Writing extensions just got easier

Mads

In collaboration with the open source community, we’re introducing a new toolkit for writing Visual Studio extensions. Extensions used to be difficult to write, but the new toolkit makes it easier than ever. The toolkit consists of brand-new tooling inside Visual Studio as well as new APIs to code against. It’s all included in the free Extensibility Essentials extension.

The community of Visual extenders are in a unique position to help create the tooling inside Visual Studio that they themselves would like to use. This toolkit is made by the community – for the community.

Getting started

The best way to getting started with the toolkit is to visit the VSIX Cookbook. It’s a website with guides, documentation, and recipes designed to help jump start extension development. It’s for beginners and advanced extenders alike. For short video walkthroughs on a bunch of extensibility topics using the toolkit, head on over to the VS Fundamentals: Extensions playlist.

It would be cool if…

Ok, so we made it easier to get started, but where do you get ideas for what extensions to write? When I’m out of ideas, I often browse through the open feature requests logged by Visual Studio users. That’s my favorite go-to place for inspiration and I always find ideas I can use. My test is that if the idea can successfully finish the sentence: It would be cool if…, then it’s a good one.

Happy coding!

13 comments

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  • Piotr Karczmarz

    Thank you Mads for creating all those handy VSIX dev related plugins, VsixCommunity project and ton of educational content for VSIX developers. 🥳

    When I had first entered VSIX development about 2015 I used MSDN, Stackoverflow and MS Forums. It was hard to get going. It was like dark ages compared to renaissance that we have today thanks to your hard work and dedication 🙏. I hope Visual Studio management team is aware of how much you have done to popularize Visual Studio plugins development.

  • Ben Medina

    The new Cookbook documentation is a great start. But when a topic is not covered, it’s difficult to know where to go to look for help.

    For example, I’m porting a fairly simple extension to VS2022, so I decided to try the new Community.VisualStudio.Toolkit APIs. I need to do something fairly simple: fetch the current solution configuration and platform. My previous code looked like this:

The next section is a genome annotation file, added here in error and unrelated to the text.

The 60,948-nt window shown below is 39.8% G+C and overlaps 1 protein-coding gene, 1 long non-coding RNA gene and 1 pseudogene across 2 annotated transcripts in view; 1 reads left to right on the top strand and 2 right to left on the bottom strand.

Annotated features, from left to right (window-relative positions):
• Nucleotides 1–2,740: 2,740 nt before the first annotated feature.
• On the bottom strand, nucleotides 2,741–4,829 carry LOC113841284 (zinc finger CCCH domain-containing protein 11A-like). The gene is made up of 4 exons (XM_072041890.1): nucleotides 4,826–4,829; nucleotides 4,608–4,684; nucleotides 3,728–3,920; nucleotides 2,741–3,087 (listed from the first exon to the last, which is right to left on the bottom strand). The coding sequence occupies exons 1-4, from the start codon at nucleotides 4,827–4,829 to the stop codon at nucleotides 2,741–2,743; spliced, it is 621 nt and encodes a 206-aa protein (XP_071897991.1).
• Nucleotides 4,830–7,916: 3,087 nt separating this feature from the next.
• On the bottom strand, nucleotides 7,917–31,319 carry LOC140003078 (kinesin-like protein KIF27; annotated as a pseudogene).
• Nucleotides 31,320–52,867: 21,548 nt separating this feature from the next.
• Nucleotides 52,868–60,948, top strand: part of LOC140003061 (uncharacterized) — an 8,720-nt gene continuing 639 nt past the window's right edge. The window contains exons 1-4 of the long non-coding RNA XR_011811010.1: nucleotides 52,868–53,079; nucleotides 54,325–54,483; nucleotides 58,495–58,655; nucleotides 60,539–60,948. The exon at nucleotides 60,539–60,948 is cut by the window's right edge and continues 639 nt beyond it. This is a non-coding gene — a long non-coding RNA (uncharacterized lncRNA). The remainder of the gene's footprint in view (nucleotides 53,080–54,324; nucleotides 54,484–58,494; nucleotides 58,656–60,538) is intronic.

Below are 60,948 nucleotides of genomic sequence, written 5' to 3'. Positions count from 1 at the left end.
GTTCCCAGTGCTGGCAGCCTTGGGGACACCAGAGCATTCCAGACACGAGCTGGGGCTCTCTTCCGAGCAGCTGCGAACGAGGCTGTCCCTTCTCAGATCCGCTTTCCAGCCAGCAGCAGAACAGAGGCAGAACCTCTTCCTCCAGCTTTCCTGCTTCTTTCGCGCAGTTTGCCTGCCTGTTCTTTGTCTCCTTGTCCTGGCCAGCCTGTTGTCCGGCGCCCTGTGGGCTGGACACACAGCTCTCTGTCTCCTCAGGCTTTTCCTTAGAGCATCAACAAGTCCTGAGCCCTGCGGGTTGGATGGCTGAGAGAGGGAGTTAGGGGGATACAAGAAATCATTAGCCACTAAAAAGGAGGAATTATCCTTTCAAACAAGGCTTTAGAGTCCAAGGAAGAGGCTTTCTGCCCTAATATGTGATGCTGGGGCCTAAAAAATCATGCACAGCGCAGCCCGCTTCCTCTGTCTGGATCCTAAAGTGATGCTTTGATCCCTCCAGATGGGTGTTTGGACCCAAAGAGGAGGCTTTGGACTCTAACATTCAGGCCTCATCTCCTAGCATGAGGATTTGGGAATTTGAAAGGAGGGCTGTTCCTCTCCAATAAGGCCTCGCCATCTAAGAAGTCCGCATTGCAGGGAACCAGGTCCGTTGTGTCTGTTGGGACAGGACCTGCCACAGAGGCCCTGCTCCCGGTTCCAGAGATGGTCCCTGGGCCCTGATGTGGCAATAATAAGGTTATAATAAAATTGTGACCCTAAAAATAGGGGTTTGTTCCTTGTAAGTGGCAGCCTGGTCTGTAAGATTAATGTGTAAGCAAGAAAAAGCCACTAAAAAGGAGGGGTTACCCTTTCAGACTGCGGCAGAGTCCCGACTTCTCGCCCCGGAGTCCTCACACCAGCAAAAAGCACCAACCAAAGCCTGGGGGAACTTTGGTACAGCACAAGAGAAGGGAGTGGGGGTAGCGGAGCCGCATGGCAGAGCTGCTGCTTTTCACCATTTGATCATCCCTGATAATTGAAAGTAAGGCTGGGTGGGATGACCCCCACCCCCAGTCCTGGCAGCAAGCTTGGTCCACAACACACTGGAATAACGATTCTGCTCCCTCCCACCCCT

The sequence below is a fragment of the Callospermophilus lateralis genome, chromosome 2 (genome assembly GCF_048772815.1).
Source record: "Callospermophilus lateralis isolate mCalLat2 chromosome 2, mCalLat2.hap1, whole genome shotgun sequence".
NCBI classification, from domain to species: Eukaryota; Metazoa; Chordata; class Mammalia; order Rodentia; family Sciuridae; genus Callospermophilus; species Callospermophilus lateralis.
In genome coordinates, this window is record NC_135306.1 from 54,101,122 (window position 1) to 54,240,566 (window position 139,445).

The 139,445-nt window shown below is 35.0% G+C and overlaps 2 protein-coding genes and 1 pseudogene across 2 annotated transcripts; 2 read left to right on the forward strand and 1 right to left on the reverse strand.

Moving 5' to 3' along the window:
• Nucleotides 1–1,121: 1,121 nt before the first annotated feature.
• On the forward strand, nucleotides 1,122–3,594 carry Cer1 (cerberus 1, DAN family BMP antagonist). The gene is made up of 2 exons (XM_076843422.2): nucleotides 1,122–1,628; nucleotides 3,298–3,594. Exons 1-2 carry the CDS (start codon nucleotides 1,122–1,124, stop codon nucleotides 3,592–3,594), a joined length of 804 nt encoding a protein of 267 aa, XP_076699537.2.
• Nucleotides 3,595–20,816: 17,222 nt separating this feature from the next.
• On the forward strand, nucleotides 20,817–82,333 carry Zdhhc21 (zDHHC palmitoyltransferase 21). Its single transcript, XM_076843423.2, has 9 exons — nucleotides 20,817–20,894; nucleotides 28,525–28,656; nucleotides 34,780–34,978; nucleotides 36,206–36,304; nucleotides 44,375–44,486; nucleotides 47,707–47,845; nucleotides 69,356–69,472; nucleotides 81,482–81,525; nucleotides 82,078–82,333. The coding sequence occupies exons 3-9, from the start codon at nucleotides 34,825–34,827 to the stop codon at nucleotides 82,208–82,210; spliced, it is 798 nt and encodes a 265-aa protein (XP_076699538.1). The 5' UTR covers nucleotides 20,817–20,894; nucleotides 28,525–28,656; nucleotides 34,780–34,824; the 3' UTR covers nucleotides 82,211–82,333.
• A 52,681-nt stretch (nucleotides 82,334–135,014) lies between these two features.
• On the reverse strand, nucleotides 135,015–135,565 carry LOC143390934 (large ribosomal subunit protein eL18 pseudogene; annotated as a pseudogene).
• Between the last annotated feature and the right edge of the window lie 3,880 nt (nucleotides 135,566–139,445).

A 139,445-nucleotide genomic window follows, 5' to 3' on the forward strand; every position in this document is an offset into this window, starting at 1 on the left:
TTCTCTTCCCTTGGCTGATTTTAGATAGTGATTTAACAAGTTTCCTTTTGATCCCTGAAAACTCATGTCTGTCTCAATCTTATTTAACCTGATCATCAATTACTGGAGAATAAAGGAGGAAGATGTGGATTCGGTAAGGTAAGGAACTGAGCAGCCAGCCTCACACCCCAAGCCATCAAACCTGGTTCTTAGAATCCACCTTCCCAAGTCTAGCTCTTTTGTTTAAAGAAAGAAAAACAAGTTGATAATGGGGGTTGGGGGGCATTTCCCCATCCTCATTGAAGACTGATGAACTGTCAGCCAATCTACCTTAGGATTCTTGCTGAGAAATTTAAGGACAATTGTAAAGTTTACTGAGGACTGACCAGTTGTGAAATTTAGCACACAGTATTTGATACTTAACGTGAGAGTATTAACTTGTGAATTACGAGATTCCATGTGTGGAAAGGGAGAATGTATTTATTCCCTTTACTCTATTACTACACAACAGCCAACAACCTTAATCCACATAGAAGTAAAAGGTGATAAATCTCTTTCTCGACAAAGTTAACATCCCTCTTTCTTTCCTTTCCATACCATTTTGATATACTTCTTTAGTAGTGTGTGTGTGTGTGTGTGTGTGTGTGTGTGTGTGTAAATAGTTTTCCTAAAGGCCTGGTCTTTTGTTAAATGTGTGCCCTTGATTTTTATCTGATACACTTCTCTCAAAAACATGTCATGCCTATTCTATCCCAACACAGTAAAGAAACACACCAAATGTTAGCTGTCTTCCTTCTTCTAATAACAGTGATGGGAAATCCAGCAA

var activeConfig = dte_.Solution.Properties.Item(“ActiveConfig”).Value.ToString(); // Will be, e.g., “Debug|x64”

    It’s unclear how to do this with the new APIs. VS.Solutions.GetCurrentSolutionAsync gets a SolutionItem object, but there are no properties to query.

    Can you recommend a place where folks can get their questions about the new APIs answered?

    • Mads KristensenMicrosoft employee

      I don’t plan on it since there is no way for me to easily port the missing colors to the new features in VS 2019 (it was originally the 2017 theme). If anyone wants to attempt the effort and send a PR, I’d be happy to merge it.

  • Enrique Thedy

    Hello Mads, thanks for all the extensions and tools, and also for your passion for teach to the rest of us the process of make a good VSIX project.

    Now, I accept I’m hungry for more…then I wish to suggest you an episode about how to write an extension for text code highlighting.

    Thanks again for your great job and a “gran saludo” from Rosario, Argentina!

    • Jefry Pozo

      Saludos desde República Dominicana, Enrique!

      I believe the new APIs are a work in progress, so for certain things you’d still need to learn to use the old APIs.
      A long time ago I tried to make one and found some alternatives I could readily use instead of making my own. But if you’re still interested you can look at the code of these three extensions:

      Semantic Syntax Colorizer: https://github.com/hicknhack-software/semantic-colorizer
      CoCo: https://github.com/GeorgeAlexandria/CoCo
      Color Coder: https://github.com/HamidMosalla/VisualStudio-ColorCoder

      Let me know if you need additional help.

      • Enrique Thedy

        Hola Jefry! And thanks for your response!

        Yes, I’ll start by looking at the links you share with us.

        Right now, using VS2022 CE, the only “gap” in syntax highlight (in my own experience) was the VUE html template between script tags (I use it in the razor view, not in separate .vue files). In VS19 CE the same template is highlighted OK… That is the only reason right now for think about write such extension, but it’s not an easy work and, sincerelly, I can live without it…

        Thanks again to you and Mr Kristensen

    • Stuart Ballard

      I’m so glad someone else asked about this! I’ve a home-grown ORM tool that uses files with a basic syntax I originally came up with so long ago that JSON didn’t exist yet, and I’ve always wanted to figure out how to add syntax highlighting and intellisense for it. It’ll be a vanity project at this point, because the last real customer of that codebase is in the process of migrating off it, but I’d still love to see if I can actually do it.

  • Bin Dong

    I just watched your tutorial on vs youtube channel. It’s so amazing! Thank you so much for improving the dev experience.

  • Marcel

    Hi Mads, first of all I want to say thank you for the great job and support to VSIX development community!
    I have some libraries for code generation using Roslyn APIs in .Net 5.0.
    Now I’m trying to include them into an extension using VS2022 but it still using VSIX Project template with .Net Framework 4.8.
    Is it in the Microsoft roadmap to update the VSIX templates to 5.0 soon?
    Currently the only option that I see is to downgrade my libraries to 4.8 but it is not sweet at all.
    I will appreciate any suggestion in this way.
    Thanks a lot!